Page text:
We also get a look into both the interior lives of Barbara and her captors. The children, apart from their horrifying actions, are made to look as much as they can like people. Immature, terrifying people who do whatever they feel like because they can and think up convoluted justifications for why they should hurt a human being as part of their game, but people nonetheless. Hearing Barbara’s thoughts as she’s continually put in helpless situations makes you wish she could break out, and forces you to care about her as she slowly loses her mind. Giving the Freedom Five their own interior lives and thoughts, normalizing them but not humanizing them, ups the horror because we can’t point to these children as some kind of monstrous aberration. When asked why they can’t just stop, they still give childish justifications like “we’re playing a game and you lost,” or “we just can’t, that’s all, we all voted.” There’s nothing elaborate or ungrounded about any of it, and it’s one of the many details that reminds the reader these are, more or less, ordinary children.
In that brutal and matter-of-fact tone, there’s a further horror in just how the captor and captive think of each other. In Barbara’s internal monologue, laid out in page after page of agonizing detail, she vanishes further inside her own head as her situation turns helpless, at one point resorting to the idea that if she can wound her captors, if she can mark them in some way, then that would be enough, since escape is almost impossible. Meanwhile, the narration from the Freedom Five’s point of view continues minimizing Barbara’s presence until finally they stop thinking of her as a person at all, instead referring to her simply by her pronouns, and then in the end as “it.”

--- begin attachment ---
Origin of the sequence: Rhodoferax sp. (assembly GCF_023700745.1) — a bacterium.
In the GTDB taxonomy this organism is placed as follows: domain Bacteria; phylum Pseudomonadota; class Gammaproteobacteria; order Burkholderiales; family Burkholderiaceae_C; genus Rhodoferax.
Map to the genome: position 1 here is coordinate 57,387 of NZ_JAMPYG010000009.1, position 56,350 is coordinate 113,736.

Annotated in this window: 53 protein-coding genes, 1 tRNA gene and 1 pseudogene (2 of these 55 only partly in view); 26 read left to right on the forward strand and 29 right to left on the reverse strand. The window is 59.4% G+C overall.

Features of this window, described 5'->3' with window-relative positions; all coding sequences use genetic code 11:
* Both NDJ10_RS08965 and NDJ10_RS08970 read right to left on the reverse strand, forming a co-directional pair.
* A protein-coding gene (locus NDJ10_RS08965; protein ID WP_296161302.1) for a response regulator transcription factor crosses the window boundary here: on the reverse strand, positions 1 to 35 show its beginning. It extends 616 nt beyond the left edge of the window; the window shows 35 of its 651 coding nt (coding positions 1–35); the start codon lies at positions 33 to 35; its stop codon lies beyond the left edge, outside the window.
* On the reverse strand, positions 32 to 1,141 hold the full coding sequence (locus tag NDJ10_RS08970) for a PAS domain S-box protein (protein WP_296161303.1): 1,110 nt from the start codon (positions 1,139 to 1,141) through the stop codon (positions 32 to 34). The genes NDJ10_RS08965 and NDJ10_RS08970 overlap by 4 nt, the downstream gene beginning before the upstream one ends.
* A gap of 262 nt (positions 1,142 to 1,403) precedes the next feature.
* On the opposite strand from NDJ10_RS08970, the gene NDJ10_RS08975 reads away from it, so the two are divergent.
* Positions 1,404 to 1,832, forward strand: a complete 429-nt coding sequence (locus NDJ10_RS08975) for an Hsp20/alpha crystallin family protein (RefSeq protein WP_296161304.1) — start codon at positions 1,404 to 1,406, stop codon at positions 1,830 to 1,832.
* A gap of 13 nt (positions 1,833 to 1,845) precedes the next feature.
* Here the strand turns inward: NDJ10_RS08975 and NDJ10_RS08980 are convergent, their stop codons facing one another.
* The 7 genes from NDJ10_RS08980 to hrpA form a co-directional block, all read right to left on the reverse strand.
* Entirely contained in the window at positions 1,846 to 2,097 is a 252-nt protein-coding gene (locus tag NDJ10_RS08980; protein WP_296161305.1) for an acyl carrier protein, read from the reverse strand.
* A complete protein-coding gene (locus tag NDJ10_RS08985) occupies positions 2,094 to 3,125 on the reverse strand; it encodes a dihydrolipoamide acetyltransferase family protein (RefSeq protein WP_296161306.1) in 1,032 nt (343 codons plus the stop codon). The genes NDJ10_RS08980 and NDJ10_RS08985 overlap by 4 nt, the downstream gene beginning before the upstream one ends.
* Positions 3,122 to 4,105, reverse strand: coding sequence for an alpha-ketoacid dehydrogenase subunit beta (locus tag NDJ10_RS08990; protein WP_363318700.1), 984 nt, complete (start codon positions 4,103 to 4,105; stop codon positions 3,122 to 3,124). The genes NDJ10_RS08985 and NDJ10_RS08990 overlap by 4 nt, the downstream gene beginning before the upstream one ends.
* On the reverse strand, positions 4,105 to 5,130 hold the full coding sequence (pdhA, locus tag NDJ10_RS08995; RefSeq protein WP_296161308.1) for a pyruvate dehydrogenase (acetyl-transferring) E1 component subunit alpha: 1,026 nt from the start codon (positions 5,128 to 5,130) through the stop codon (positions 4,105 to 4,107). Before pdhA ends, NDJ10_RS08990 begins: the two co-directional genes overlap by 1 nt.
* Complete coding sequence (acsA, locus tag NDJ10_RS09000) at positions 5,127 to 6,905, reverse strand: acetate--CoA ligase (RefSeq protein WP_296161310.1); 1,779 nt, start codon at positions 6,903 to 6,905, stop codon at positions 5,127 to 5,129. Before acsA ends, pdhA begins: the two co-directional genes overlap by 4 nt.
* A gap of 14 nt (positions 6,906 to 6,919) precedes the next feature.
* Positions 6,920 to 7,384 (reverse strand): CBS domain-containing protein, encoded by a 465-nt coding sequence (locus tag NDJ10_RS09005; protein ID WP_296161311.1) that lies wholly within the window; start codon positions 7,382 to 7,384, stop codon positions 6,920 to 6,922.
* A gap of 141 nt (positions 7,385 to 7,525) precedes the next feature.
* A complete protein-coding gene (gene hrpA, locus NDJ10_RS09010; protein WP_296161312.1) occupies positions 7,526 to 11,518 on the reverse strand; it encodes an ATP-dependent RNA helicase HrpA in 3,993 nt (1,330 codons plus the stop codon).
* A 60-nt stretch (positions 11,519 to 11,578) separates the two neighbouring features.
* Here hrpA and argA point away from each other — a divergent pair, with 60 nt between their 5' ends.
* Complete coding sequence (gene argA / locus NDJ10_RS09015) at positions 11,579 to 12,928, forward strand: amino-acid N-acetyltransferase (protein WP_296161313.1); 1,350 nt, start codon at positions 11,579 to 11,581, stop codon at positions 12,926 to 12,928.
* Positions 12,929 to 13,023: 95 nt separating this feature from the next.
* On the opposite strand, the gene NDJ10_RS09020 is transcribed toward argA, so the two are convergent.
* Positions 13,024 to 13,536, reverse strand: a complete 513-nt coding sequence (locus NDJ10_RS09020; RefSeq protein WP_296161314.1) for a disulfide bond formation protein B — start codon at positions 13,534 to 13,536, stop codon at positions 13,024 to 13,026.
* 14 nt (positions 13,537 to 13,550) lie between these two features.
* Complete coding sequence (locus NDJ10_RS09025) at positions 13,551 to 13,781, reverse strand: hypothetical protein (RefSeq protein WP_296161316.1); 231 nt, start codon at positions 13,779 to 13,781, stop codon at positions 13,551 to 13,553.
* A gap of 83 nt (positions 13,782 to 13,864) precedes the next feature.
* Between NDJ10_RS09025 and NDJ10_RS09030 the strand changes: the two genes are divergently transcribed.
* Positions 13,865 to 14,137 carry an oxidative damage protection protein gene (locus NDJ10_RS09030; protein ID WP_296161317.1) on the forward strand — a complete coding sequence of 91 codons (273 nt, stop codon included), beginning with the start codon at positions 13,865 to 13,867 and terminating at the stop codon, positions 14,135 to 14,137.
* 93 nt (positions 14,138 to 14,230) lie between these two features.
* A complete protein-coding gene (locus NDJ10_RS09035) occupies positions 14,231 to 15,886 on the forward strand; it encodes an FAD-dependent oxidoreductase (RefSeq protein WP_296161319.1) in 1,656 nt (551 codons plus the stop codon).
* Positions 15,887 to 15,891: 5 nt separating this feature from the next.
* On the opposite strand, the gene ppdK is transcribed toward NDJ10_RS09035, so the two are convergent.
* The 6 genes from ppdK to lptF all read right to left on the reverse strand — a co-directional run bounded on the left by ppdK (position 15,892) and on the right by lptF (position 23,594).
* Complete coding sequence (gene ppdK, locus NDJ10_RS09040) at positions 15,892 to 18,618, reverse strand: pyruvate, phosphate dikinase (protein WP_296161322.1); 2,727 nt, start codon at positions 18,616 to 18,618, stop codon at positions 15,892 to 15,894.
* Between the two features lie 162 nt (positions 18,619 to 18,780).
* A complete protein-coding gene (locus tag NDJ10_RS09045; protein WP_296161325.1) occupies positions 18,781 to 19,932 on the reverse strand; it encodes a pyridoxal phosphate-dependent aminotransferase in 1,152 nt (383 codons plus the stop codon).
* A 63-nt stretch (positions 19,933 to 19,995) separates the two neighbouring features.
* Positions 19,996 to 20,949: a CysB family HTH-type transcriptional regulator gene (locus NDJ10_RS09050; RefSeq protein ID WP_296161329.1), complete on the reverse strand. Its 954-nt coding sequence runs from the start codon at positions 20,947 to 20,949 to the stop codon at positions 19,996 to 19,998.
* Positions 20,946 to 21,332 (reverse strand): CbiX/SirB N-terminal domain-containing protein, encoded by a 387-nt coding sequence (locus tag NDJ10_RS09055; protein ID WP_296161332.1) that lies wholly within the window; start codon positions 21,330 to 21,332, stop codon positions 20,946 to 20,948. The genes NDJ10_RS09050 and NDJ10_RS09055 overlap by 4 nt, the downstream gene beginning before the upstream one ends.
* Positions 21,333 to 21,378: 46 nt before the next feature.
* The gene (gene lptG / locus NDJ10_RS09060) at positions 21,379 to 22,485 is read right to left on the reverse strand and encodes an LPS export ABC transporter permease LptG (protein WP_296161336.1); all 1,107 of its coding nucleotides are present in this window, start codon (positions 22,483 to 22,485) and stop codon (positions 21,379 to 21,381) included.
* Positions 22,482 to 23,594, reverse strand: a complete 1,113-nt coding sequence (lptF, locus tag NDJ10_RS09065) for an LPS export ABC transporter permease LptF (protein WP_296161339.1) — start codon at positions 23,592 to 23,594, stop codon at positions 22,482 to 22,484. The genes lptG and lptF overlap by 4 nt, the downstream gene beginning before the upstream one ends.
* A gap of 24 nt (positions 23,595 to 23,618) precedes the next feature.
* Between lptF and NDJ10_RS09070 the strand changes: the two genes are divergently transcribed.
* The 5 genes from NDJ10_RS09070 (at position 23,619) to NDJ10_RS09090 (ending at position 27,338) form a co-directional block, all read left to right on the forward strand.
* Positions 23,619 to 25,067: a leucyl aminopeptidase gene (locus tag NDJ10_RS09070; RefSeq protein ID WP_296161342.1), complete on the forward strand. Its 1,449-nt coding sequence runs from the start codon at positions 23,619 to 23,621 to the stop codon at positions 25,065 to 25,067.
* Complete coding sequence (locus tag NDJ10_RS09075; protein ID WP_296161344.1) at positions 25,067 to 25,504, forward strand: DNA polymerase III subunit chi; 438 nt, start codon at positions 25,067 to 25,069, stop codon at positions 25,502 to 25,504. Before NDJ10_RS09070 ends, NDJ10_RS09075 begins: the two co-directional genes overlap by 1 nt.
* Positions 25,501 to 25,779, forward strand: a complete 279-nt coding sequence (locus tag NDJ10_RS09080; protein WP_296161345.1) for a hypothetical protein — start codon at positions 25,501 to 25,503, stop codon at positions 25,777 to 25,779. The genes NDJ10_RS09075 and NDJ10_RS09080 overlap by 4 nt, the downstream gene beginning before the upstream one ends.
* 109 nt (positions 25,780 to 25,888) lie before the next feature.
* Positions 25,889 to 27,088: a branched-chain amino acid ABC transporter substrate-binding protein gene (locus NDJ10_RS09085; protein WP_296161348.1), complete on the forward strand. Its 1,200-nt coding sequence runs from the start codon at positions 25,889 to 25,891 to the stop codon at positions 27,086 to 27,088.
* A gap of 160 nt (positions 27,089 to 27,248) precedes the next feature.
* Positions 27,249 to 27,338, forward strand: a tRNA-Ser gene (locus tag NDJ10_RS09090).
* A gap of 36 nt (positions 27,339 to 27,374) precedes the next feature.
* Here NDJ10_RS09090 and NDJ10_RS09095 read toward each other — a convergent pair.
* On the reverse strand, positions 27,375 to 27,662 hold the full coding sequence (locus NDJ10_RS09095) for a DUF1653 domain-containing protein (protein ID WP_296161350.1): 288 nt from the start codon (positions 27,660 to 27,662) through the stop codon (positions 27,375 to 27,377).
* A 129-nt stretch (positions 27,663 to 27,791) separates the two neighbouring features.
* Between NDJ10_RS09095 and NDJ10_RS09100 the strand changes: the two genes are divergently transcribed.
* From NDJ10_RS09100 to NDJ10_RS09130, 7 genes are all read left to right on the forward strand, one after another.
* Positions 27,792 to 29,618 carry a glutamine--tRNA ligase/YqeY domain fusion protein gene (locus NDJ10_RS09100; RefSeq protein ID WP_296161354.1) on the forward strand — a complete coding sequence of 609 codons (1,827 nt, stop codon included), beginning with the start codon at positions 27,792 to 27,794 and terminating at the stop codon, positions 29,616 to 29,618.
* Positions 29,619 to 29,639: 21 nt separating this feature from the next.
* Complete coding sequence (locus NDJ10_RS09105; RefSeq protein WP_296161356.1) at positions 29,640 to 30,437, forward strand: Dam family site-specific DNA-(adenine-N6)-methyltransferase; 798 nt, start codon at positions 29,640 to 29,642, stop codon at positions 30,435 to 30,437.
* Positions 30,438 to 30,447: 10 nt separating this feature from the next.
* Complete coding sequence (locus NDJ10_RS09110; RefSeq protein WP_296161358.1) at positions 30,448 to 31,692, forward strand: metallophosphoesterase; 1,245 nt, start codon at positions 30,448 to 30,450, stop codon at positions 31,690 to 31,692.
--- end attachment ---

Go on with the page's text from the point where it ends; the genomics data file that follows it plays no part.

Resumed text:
The emotional beats are played just as evilly and with just as much cutoff as anything Barbara experiences, showing us an open door and then immediately and cruelly slamming it shut, closing off every exit on the route to Hell one by one until there’s no escape. It’s a book that wants you to hope, because then it can torment you more as it shows you just how vain that hope was. Even the epilogue, showing the aftermath of the grisly double murder at the climax, seems to be mocking the reader, asking questions about the eventual fate of the Freedom Five and waxing philosophical about how good things and good people can’t exist in the world. It’s cruel, but then so is the book and its ideas of life and narrative.
For all these reasons, Let’s Go Play At The Adams’ is not a good book. “Good” seems reserved for books you’d recommend to your friends, books you’d want to read again. Let’s Go Play… is effective. It wishes to deliver a brutal and horrifying narrative about the dynamics of power and children’s lack of empathy, about what happens psychologically to both a hostage and hostage-takers, and about how easily someone can twist into something unrecognizable with the wrong push. It’s a bleak and brutally efficient read. It refuses to give its readers comfort or a safety net, instead forcing them through its twisted human interactions. It is exactly the book everyone warned you about.